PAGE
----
Lucid Culture

JAZZ, CLASSICAL MUSIC AND THE ARTS IN NEW YORK CITY

Two Sides of the Verve Jazz Ensemble

The Verve Jazz Ensemble’s album It’s About Time does double duty as merchandise and demo reel. It’s as if to say, this is what we sound like, tight and together in the studio…and this is us playing the second set at your club on a Friday night after a few drinks. To follow this cynical thread to its logical extreme, why play familiar standards, from Miles Davis to Henry Mancini, when you could be playing your own music? Maybe because these guys – Tatum Greenblatt on trumpet and flugelhorn, Jon Blanck on tenor sax, Matt Oestreicher on piano, Chris DeAngelis on bass and Josh Feldstein on drums – have so much fun doing it.

One of the reasons why this is a fun, purist album is Blanck’s arrangements. For example, they do the album’s second track, Softly As in a Morning Sunrise, a little faster than most groups do, as a dark bolero. That’s the “album version,” the first take. There’s also a second take, which trades the band’s intense focus for a far looser but rewardingly reckless approach lit up by a febrile Blanck solo: it more than hints at what this group may have up their collective sleeves.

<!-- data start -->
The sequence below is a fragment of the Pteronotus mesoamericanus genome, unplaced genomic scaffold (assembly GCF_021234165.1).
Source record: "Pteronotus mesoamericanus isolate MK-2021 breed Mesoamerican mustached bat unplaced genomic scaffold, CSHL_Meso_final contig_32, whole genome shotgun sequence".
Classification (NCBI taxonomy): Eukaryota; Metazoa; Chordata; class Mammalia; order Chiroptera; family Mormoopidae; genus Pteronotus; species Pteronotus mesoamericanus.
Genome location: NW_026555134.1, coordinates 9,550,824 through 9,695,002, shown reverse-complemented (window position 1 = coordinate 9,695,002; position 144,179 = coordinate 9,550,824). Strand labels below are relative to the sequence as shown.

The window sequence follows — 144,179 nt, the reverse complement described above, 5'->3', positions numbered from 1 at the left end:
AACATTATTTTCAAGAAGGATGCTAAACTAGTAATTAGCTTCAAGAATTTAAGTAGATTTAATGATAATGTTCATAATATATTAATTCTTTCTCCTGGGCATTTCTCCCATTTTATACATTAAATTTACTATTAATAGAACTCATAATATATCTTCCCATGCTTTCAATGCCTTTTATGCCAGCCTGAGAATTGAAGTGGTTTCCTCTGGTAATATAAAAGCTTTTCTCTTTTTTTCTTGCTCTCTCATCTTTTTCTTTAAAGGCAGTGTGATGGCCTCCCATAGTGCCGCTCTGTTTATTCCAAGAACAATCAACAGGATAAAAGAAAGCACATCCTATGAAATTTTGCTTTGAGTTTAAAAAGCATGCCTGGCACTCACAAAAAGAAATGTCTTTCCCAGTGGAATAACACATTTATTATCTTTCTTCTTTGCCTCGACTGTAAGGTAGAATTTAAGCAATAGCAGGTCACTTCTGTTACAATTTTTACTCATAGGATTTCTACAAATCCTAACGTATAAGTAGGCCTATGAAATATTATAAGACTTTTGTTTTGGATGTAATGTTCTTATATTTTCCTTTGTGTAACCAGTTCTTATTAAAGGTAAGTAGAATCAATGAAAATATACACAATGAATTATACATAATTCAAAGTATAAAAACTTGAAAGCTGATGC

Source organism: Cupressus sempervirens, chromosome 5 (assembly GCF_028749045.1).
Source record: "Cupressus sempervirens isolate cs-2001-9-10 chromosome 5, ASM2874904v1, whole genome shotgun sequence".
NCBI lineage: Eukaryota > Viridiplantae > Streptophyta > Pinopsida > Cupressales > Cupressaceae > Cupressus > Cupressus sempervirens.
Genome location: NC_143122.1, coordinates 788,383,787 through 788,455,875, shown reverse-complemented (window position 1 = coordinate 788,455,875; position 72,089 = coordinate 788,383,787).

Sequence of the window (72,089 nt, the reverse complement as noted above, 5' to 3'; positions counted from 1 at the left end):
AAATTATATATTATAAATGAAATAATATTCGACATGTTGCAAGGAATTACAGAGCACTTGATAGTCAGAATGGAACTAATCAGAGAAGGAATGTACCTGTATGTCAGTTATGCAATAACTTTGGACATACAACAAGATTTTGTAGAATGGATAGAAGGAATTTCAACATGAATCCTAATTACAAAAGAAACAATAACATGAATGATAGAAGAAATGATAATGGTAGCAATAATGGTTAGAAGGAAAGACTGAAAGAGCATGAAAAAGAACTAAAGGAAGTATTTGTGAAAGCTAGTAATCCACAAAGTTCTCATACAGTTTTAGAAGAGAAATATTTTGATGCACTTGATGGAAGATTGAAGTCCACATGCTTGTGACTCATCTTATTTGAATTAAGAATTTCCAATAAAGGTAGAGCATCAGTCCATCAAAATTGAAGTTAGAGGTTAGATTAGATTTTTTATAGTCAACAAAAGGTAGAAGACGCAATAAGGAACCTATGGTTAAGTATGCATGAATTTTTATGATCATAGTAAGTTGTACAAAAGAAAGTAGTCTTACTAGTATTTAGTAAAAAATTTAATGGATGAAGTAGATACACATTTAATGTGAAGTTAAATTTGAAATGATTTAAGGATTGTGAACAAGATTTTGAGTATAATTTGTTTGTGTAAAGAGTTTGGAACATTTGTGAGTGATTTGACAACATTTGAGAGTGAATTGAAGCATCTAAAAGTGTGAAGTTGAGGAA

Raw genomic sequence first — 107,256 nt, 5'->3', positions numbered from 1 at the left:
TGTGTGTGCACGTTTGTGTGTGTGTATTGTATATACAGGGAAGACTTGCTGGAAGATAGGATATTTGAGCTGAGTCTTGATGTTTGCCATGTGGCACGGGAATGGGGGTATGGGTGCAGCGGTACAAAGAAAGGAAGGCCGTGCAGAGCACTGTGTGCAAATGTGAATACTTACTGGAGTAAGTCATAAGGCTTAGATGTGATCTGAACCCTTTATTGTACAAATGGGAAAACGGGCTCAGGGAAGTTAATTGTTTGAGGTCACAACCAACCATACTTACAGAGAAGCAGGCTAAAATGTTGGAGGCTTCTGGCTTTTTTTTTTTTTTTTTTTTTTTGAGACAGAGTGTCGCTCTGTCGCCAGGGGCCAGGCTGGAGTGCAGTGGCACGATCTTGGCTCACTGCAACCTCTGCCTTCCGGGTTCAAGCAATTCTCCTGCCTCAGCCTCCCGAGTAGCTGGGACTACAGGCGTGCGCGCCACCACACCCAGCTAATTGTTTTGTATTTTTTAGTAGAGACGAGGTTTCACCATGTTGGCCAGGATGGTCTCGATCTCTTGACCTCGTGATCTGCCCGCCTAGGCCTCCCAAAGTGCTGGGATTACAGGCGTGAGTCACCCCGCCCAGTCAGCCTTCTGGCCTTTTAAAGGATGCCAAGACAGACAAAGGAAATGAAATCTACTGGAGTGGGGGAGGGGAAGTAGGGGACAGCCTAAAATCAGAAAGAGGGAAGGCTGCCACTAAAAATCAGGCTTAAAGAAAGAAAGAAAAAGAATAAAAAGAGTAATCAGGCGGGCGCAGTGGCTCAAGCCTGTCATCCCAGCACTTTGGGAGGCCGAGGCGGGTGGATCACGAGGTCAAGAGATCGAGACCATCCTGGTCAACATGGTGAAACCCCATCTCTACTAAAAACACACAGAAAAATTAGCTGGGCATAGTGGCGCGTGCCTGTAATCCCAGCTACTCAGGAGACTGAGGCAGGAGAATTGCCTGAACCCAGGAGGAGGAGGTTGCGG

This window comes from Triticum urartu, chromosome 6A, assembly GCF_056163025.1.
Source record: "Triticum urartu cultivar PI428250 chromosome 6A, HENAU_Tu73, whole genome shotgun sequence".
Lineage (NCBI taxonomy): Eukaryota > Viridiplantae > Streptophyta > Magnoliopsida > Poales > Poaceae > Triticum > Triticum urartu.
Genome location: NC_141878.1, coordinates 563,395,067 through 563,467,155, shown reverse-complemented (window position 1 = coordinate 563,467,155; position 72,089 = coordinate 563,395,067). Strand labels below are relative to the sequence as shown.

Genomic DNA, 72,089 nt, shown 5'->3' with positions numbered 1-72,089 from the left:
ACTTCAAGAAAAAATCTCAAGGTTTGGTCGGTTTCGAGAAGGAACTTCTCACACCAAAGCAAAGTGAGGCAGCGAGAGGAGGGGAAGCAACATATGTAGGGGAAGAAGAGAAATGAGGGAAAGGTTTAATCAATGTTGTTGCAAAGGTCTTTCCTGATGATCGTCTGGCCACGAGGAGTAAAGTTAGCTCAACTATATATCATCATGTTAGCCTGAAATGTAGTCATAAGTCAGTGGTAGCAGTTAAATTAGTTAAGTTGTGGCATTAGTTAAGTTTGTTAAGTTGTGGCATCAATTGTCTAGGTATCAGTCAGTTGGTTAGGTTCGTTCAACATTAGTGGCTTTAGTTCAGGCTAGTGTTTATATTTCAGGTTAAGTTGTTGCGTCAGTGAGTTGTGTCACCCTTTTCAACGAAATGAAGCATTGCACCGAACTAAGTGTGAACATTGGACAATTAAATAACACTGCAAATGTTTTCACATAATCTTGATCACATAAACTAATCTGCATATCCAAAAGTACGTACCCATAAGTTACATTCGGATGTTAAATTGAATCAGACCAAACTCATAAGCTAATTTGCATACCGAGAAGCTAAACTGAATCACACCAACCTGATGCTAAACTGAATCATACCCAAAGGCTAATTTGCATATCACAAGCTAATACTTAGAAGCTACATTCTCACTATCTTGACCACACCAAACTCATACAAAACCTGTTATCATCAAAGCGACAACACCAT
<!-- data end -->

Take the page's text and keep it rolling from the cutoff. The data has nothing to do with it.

Another cool arrangement is their take of Big Swing Face, the horns doing a boisterous approximation of the Buddy Rich big band version against Oestreicher’s glistening neon resonance. The album ends with a second take of that one, which is a lot faster and gives Greenblatt a welcome chance to cut loose and go as high as the band does here.

Miles’ Boplicity gets a careful, judicious treatment, but Greenblatt’s second solo is less wee hours than warmly anticipatory, bringing in a vivid early morning ambience. They do
Henry Mancini’s The Days of Wine and Roses as a piano/bass/drums trio, swinging up to a succinct, ringing Oestreicher solo and eventually a clever series of false endings. Duke Jordan’s Jordu gives them a chance to work jaunty syncopation against a tireless bass walk. There are also two versions of Tadd Dameron’s Lady Bird: the first with a lustrous sheen from the horns and a matter-of-fact swing, the second a looser, more relaxed, nocturnal take with a sinuous DeAngelis solo.

August 29, 2013 - Posted by | jazz, Music, music, concert, review, Reviews | , , , , , , , , , , , , ,

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